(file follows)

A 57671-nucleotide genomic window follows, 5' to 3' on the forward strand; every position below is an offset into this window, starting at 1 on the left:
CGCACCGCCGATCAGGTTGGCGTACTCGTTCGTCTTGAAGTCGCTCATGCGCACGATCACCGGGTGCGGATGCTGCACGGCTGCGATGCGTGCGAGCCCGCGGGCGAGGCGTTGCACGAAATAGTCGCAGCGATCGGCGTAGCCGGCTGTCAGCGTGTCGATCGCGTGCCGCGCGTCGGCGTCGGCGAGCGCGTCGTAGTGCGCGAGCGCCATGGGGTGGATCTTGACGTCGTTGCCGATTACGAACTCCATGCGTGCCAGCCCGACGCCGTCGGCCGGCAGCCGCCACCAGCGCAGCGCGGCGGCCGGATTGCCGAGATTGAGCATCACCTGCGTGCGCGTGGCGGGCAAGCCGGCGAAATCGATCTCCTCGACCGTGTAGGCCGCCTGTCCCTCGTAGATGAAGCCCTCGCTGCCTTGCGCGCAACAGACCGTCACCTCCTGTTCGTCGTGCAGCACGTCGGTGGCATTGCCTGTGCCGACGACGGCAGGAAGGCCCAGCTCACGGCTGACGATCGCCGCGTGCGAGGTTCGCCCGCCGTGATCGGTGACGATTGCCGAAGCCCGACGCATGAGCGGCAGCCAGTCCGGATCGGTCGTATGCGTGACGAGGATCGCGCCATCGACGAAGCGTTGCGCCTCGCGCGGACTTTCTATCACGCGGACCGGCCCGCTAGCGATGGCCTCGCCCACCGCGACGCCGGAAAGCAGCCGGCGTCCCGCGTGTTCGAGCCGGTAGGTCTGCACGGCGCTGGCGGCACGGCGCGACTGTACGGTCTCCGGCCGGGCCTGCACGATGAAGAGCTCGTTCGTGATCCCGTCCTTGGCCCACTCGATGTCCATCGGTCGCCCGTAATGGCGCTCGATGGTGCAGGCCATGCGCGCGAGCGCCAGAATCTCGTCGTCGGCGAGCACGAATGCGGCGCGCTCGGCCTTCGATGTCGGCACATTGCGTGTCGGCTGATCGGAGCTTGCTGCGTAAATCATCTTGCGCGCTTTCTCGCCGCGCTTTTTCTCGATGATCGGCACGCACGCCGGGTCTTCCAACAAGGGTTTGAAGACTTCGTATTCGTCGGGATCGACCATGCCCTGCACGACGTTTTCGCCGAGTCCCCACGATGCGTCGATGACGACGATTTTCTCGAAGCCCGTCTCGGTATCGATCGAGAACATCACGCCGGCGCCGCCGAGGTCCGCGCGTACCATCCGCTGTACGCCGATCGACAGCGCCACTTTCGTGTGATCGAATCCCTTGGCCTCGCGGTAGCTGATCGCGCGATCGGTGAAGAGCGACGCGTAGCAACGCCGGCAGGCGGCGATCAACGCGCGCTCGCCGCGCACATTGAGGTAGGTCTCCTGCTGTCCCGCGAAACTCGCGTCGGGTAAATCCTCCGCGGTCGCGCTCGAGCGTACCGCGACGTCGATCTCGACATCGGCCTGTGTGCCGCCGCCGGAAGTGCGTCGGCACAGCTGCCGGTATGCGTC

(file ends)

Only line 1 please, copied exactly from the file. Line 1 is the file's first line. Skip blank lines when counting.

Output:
A 57671-nucleotide genomic window follows, 5' to 3' on the forward strand; every position below is an offset into this window, starting at 1 on the left: